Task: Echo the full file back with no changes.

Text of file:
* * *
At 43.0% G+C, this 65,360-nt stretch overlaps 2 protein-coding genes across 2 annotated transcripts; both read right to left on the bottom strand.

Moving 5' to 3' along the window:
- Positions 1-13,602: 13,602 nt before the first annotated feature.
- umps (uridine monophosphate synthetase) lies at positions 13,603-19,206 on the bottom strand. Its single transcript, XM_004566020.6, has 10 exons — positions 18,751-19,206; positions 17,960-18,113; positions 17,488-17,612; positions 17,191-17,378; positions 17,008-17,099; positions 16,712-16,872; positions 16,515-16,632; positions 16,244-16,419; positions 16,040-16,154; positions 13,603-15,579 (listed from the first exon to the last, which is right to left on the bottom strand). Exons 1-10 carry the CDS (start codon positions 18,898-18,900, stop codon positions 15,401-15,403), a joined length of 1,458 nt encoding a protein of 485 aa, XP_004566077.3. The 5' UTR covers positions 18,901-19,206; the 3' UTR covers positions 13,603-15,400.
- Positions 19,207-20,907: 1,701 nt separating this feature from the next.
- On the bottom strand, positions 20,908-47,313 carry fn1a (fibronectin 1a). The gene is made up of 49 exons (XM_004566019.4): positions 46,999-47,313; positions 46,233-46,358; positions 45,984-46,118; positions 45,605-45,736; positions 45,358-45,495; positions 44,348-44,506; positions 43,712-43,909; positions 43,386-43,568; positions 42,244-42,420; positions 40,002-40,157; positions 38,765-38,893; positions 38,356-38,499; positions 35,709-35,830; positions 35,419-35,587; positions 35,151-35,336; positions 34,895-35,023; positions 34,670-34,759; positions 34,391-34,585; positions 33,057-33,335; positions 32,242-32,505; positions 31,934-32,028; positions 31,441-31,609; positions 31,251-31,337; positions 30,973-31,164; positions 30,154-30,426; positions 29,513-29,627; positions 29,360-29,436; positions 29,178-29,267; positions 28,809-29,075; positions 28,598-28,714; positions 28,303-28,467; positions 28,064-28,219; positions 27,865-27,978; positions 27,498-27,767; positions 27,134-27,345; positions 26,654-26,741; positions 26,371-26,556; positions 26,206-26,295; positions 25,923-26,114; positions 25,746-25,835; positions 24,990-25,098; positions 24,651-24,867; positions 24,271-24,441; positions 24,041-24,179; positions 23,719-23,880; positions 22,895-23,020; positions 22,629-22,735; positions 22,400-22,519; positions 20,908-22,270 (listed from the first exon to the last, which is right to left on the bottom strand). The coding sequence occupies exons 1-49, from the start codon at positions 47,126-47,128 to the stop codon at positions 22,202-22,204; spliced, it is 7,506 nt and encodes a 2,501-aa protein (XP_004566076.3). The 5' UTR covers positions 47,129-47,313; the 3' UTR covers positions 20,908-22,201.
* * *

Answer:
At 43.0% G+C, this 65,360-nt stretch overlaps 2 protein-coding genes across 2 annotated transcripts; both read right to left on the bottom strand.

Moving 5' to 3' along the window:
- Positions 1-13,602: 13,602 nt before the first annotated feature.
- umps (uridine monophosphate synthetase) lies at positions 13,603-19,206 on the bottom strand. Its single transcript, XM_004566020.6, has 10 exons — positions 18,751-19,206; positions 17,960-18,113; positions 17,488-17,612; positions 17,191-17,378; positions 17,008-17,099; positions 16,712-16,872; positions 16,515-16,632; positions 16,244-16,419; positions 16,040-16,154; positions 13,603-15,579 (listed from the first exon to the last, which is right to left on the bottom strand). Exons 1-10 carry the CDS (start codon positions 18,898-18,900, stop codon positions 15,401-15,403), a joined length of 1,458 nt encoding a protein of 485 aa, XP_004566077.3. The 5' UTR covers positions 18,901-19,206; the 3' UTR covers positions 13,603-15,400.
- Positions 19,207-20,907: 1,701 nt separating this feature from the next.
- On the bottom strand, positions 20,908-47,313 carry fn1a (fibronectin 1a). The gene is made up of 49 exons (XM_004566019.4): positions 46,999-47,313; positions 46,233-46,358; positions 45,984-46,118; positions 45,605-45,736; positions 45,358-45,495; positions 44,348-44,506; positions 43,712-43,909; positions 43,386-43,568; positions 42,244-42,420; positions 40,002-40,157; positions 38,765-38,893; positions 38,356-38,499; positions 35,709-35,830; positions 35,419-35,587; positions 35,151-35,336; positions 34,895-35,023; positions 34,670-34,759; positions 34,391-34,585; positions 33,057-33,335; positions 32,242-32,505; positions 31,934-32,028; positions 31,441-31,609; positions 31,251-31,337; positions 30,973-31,164; positions 30,154-30,426; positions 29,513-29,627; positions 29,360-29,436; positions 29,178-29,267; positions 28,809-29,075; positions 28,598-28,714; positions 28,303-28,467; positions 28,064-28,219; positions 27,865-27,978; positions 27,498-27,767; positions 27,134-27,345; positions 26,654-26,741; positions 26,371-26,556; positions 26,206-26,295; positions 25,923-26,114; positions 25,746-25,835; positions 24,990-25,098; positions 24,651-24,867; positions 24,271-24,441; positions 24,041-24,179; positions 23,719-23,880; positions 22,895-23,020; positions 22,629-22,735; positions 22,400-22,519; positions 20,908-22,270 (listed from the first exon to the last, which is right to left on the bottom strand). The coding sequence occupies exons 1-49, from the start codon at positions 47,126-47,128 to the stop codon at positions 22,202-22,204; spliced, it is 7,506 nt and encodes a 2,501-aa protein (XP_004566076.3). The 5' UTR covers positions 47,129-47,313; the 3' UTR covers positions 20,908-22,201.